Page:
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  1. #1
    joham is offline Key Member
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    Default What's the author's purpose of writing?

    My question is: Is Choice A (an idiom) reasonable as the purpose of the following passage? I should think the purpose of this passage should be 'to tell the readers how to use bank cards'. Thank you in advance.

    The purpose of the passage below is to show you how to ______.
    A. play your cards right B. use your cards abroad
    C. draw cash with your cards D. pay for goods with your cards

    The given answer is A. (from my province's 2008 College Entrance Examination Paper)


    We have designed all our bank cards to make your life easier.
    How to use your NatWest Servicecard
    As a Switch card, it lets you pay for all sports of goods and services, whenever you see the Switch logo. The money comes straight out of your account, so you can spend as much as you like as long as you have enough money (or an agreed overdraft(透支) )to cover it. It is also a cheque guarantee(担保) card for up to the amount shown on the card. And it gives you free access to your money from over 31,000 cash machines across the UK.
    How to use your NatWest Cashcard
    You can use your Cashcard as a Solo card to pay for goods and services wherever you see the Solo logo. It can also give you access to your account and your cash from over 31,000 cash machines nationwide. You can spend or withdraw(提取) what you have in your account, or as much as your agreed overdraft limit.
    Using your card abroad
    You can also use your Servicecard and Cashcard when youíre abroad. You can withdraw cash at cash machines and pay for goods and services wherever you see the Cirrus or Maestro logo displayed.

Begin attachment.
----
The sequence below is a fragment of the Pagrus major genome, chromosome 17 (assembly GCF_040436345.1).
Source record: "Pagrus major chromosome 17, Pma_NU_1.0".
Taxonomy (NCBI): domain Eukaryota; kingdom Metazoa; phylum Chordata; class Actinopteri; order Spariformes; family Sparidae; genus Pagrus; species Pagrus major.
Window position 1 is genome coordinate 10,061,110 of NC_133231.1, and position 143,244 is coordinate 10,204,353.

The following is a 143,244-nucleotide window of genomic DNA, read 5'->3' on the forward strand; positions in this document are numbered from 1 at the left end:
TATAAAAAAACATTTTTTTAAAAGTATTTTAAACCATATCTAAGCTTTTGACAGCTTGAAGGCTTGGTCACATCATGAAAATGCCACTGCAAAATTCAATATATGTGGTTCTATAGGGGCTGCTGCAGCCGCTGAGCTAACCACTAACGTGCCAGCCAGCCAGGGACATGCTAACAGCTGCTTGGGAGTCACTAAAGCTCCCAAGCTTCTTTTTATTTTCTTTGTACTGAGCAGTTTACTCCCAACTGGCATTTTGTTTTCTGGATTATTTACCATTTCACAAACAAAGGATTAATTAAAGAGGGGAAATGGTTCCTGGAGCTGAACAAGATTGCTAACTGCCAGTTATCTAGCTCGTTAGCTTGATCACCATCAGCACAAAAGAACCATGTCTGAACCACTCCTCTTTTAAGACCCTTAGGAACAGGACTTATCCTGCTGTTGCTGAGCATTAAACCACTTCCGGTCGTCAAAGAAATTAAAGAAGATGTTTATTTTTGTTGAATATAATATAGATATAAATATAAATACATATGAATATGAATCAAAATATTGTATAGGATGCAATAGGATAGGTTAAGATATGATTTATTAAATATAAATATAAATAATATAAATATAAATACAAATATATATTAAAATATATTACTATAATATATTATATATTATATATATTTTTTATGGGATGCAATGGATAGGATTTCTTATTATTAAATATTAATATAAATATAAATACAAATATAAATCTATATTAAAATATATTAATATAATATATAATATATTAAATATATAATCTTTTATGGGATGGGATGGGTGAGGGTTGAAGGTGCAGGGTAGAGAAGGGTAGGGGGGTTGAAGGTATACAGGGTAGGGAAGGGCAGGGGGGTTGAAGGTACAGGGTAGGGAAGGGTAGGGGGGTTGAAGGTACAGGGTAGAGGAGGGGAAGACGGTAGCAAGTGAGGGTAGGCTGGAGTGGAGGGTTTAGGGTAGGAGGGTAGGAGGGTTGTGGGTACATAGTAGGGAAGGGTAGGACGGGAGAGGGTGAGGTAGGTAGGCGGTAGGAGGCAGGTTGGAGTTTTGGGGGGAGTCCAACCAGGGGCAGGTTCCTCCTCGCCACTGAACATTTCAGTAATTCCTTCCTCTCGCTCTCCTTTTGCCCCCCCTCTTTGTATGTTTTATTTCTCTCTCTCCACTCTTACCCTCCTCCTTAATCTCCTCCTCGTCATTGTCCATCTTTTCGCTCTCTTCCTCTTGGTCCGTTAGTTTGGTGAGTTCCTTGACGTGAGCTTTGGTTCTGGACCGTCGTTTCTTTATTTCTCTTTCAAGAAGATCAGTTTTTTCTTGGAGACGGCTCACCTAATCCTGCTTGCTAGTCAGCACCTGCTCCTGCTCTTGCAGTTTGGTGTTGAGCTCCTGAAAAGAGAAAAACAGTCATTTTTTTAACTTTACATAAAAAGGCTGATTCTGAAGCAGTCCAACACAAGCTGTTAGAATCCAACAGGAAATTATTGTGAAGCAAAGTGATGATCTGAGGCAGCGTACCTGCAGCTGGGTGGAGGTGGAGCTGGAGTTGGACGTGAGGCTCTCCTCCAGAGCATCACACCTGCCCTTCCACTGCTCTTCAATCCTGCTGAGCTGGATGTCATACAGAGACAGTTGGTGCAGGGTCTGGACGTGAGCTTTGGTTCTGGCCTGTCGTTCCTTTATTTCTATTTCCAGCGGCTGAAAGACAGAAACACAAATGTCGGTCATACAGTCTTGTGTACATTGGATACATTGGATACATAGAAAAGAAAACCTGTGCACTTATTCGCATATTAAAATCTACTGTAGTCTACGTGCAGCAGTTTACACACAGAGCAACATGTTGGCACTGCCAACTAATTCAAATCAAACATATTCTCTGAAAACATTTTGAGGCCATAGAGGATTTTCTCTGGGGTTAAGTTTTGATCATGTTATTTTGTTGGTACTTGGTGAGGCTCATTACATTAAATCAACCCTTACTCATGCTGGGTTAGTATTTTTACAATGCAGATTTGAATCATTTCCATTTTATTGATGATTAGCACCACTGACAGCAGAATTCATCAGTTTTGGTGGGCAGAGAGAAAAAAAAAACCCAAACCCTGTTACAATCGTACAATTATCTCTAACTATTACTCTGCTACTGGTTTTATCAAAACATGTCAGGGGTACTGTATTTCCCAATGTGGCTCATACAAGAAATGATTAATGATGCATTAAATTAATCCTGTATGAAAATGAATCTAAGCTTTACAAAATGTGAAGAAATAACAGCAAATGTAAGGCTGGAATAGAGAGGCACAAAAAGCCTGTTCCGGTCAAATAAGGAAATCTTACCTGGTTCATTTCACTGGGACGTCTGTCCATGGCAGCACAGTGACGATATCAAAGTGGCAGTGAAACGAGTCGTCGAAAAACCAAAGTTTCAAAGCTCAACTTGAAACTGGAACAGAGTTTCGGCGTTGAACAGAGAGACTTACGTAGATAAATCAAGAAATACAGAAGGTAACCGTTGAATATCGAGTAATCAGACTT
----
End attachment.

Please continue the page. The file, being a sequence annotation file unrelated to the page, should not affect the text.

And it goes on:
We take a commission charge of 2.25% of each cash withdrawal you make (up to £4) and a commission charge of 75 pence every time you use Maestro to pay for goods or services. We also apply a foreign-exchange transaction fee of 2.62%.
    How to use your NatWest Credit Card
    With your credit card you can do the following:
    Pay for goods and services and enjoy up to 56 daysí interest-free credit.
    Pay in over 24 million shops worldwide that display the Mastercard or Visa logo.
    Collect one AIR MILE for every £20 of spending that appears on your statement.
    (This does not include foreign currency or travelerís cheques bought, interest and other charges.)

  2. #2
    Soup's Avatar
    Soup is offline VIP Member
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    Default Re: What's the author's purpose of writing?

    A. play your cards right is the best answer, yes. Meaning, to make good use of one's resources.

    Play Your Cards Right: Information from Answers.com

  3. #3
    freezeframe is offline Key Member
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    Default Re: What's the author's purpose of writing?

    What a horrible question.

  4. #4
    joham is offline Key Member
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    Default Re: What's the author's purpose of writing?

    Thank you, Soup and freezeframe.
    And freezeframe, are you saying the question in the exam paper is a horrible one or my question is a horrible one?

    The comprehension passage is about how to use bank cards. This is the purpose of writing. Would a native English teacher have set a question like this, using an idiom of figure of speech?

    Thank you again.

  5. #5
    freezeframe is offline Key Member
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    Default Re: What's the author's purpose of writing?

    Quote Originally Posted by joham View Post
    And freezeframe, are you saying the question in the exam paper is a horrible one or my question is a horrible one?
    The exam question.

    I think mixing idiom with the literal description of cards is confusing. Also, it's just a list of benefits of various cards, it doesn't tell you how to play your cards. In my opinion, this question is ridiculous.

  6. #6
    joham is offline Key Member
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    Default Re: What's the author's purpose of writing?

    Wow, freezeframe, you gave me the answer immediately. It was splendid of you to help me. I don't know how to thank you enough.

  7. #7
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    Barb_D is offline Moderator
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    Default Re: What's the author's purpose of writing?

    I agree completely that it's a horrible question, mixing the literal use of bank cards with the idiom referring to playing cards. I'm sure whoever thought it up thought he or she was very clever, but I think it's unfair to ask of non-native speakers.
    I'm not a teacher, but I write for a living. Please don't ask me about 2nd conditionals, but I'm a safe bet for what reads well in (American) English.

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